Allergic to Darkness: The Last Continent

The Last Continent 1THE BEST THING I CAN SAY ABOUT THE LAST CONTINENT is that it’s nice. It’s not uncomfortable like its predecessor, Interesting Times. It isn’t disappointing. It has a fun timey wimey twist. It is a competent book, a fine book. If there were a Valhalla for Pratchett tomes, this one would have settled down in a comfy chair in the anteroom and gotten so distracted by one of the magazines that it never heard its name called.

The lovely thing is that this is OK. This book doesn’t aim for searing commentary (Australians—nice people), terrifying darkness (just say No worries), or emotional depth (What a funny little island on which we’re doomed to die, eh?). It doesn’t attempt these things, it doesn’t achieve these things, and it’s a lot of fun.

In fact, The Last Continent takes some pride in being good at its job, where its job is being just pretty OK. It’s a bit of a self-professed B-movie in the Discworldcanon. Everything set on the island is at least comedy silver and, hm, philosophical tinfoil? It keeps its shape, it works, you can wrap up your food in it…it’s not deep stuff, but there’s something kind of beautiful about that. How many authors wouldn’t kill for a whole series of books about the God of Evolution? I should feel aghast at the way Pratchett shapes his ideas like beautiful pottery, paints ’em, fires ’em, and then pitches them over one shoulder with a splintering crash. But I’m not. The man is a talentbeast, and can’t seem to get any one idea offscreen fast enough to introduce the next great one. I have to admire that.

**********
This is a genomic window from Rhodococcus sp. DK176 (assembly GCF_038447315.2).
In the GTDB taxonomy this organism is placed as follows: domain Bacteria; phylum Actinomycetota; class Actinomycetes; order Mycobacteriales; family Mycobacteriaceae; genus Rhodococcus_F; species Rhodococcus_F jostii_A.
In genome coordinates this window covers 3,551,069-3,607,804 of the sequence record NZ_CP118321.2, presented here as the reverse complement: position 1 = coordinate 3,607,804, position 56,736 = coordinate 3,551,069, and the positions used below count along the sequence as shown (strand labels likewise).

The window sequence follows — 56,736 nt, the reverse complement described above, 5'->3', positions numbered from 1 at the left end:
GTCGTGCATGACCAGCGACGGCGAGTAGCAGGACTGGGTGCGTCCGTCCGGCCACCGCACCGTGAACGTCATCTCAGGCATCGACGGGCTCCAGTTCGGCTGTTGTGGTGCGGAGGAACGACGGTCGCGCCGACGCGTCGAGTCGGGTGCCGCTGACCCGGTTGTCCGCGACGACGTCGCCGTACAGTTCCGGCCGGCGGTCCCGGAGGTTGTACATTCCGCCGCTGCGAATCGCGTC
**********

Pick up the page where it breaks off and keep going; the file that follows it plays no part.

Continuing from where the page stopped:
So The Last Continent is a nice, harmless book. But what makes it just quite nice and good (and other terms of faint praise) and not great?

For me, at least one reason has to do personal taste, and with darkness. I like dark stories more than light stories, to the serial befuddlement of family and friends. I was a rapt viewer of Battlestar Galactica, for instance—a show so terminally hopeless that the tiniest of hopeful moments shone like beacons. The death toll mounts, a ship is lost, the end of the world happened yesterday, and then the president smiles, all aquiver because a child is born. Wow!

The story builds up such narrative force going in one direction that even the subtlest shift in another direction registers on my internal Richter scale of English major satisfaction. So, for me, the most compelling stories are those in which light makes its egress through overwhelming dark. The light is earned.